Hiv/aids and the environment

The impacts of hiv/aids on the envir-onment are becoming more prominent among the longer-standing socio-economic analyses. For example, food security may be threatened as reductions in the labour force may reduce agricultural productivity, whilst poor nutrition renders people more susceptible to hiv infection1.

The Africa Biodiversity Collaborative Group2 envisages additional impacts, including over-use of natural resources such as medicinal plants, timber for coffins, and wildlife for food; loss of traditional knowledge of sustainable land and resource management practices; and loss of human capacity for natural resource management in government, non-governmental organisations, academic institutions, communities, donor organisations, and the private sector

However, according to the group, just as the environment may be impacted, it may also offer solutions. For example, medicinal plants may be used to treat infections and diseases in aids patients, and may be marketed commercially to provide additional incomes to rural communities where the labour force has been impacted, and agricultural diversity may be increased to improve food security.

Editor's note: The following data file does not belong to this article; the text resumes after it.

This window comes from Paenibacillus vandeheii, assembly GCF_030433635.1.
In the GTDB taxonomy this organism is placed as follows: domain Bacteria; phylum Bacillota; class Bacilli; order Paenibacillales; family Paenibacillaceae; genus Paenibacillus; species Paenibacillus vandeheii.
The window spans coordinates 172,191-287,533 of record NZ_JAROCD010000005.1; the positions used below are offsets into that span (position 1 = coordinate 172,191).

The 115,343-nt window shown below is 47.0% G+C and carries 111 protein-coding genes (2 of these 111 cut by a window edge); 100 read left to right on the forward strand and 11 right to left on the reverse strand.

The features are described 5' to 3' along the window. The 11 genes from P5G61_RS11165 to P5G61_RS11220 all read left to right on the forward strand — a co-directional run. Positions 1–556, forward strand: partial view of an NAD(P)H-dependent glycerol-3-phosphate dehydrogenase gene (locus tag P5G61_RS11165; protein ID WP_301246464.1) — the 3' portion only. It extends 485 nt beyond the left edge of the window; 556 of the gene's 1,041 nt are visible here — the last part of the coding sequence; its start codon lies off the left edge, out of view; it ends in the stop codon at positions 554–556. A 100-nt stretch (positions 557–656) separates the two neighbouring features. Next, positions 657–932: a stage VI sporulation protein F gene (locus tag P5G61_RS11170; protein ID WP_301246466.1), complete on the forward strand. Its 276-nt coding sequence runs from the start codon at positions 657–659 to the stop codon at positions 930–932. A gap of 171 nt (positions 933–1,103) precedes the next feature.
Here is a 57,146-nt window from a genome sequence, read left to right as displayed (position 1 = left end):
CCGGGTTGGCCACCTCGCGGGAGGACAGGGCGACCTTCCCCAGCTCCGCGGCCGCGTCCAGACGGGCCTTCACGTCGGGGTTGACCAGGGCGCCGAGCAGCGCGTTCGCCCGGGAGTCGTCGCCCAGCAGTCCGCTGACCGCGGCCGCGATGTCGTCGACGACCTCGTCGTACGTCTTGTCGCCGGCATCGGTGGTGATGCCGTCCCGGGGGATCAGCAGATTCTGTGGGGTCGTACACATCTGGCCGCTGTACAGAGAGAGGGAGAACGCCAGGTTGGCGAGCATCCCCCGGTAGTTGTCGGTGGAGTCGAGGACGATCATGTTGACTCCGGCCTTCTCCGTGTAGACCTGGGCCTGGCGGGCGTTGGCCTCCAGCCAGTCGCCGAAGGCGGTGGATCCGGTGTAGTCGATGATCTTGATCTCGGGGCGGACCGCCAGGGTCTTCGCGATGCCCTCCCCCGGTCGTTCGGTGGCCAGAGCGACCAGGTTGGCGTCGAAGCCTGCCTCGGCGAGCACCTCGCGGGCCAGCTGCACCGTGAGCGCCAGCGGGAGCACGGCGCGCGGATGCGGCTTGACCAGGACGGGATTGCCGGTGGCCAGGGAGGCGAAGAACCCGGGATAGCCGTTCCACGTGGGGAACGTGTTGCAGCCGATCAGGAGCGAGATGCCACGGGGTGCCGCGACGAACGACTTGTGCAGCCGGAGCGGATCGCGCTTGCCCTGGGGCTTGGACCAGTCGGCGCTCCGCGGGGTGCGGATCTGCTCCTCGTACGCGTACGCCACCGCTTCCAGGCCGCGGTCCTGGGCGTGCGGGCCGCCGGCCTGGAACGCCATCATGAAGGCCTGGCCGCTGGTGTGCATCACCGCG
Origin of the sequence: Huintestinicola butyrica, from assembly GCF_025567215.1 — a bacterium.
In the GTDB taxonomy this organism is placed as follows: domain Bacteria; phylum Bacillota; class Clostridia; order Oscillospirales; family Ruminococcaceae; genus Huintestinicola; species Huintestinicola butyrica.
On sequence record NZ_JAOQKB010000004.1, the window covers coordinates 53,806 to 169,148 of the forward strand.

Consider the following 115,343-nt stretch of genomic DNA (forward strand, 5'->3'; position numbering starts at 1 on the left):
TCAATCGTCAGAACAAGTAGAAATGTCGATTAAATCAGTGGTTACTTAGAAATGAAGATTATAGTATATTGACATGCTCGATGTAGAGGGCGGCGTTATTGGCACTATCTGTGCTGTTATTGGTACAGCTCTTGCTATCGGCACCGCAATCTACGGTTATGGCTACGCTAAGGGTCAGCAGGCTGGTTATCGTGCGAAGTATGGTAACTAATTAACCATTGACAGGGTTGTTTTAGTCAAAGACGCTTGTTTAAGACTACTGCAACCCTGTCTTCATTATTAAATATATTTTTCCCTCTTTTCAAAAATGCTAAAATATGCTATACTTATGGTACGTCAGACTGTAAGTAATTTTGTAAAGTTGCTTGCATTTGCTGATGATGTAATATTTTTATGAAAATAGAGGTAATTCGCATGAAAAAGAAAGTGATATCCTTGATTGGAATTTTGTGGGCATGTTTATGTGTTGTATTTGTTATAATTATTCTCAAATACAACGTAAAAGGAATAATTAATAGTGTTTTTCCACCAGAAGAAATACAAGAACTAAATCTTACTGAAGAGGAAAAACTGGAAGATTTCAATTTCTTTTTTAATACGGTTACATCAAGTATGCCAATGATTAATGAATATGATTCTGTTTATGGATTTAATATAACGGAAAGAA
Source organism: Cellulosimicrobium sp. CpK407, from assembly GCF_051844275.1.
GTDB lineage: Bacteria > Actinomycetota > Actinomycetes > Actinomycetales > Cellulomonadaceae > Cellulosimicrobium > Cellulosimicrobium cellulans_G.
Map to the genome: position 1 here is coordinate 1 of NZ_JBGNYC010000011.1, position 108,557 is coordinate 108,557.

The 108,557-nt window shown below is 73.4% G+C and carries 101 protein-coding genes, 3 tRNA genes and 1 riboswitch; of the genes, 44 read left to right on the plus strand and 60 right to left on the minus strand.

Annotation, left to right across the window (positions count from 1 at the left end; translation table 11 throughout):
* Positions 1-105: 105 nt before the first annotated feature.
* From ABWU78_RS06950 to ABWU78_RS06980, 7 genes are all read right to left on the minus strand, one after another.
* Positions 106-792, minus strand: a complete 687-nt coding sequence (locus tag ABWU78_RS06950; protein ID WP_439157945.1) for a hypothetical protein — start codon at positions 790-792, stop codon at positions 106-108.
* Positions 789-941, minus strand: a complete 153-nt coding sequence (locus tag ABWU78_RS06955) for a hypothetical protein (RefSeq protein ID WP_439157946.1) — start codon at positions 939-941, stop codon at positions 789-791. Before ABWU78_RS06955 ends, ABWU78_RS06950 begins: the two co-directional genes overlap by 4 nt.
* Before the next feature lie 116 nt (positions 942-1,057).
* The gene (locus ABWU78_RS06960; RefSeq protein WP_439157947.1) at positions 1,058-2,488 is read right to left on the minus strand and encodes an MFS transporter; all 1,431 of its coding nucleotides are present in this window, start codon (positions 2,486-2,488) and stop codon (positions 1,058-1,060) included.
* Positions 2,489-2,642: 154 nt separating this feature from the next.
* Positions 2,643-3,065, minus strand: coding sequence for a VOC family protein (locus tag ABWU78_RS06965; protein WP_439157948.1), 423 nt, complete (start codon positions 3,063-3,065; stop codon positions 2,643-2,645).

This will require a shift in governance and management of natural resources, and greater integration between the health sector, the pharmaceutical industry, and natural resources-based community groups. Traditional knowledge of medicinal plants and agricultural and conservation practices should be documented, and policies should be developed in partnerships using this knowledge.

  1. Ifpri 2004. The Impact of aids on Food Security to 2020. www.ifpri.org
  2. Hiv/aids and Natural Resource Management Linkages workshop proceedings. 26th and 27th September 2002 Nairobi, Kenya. Organized by the Africa Biodiversity Collaborative Group, Hosted by wwf-earpo, and Facilitated by the College of African Wildlife Management, TanzaniaAfrica
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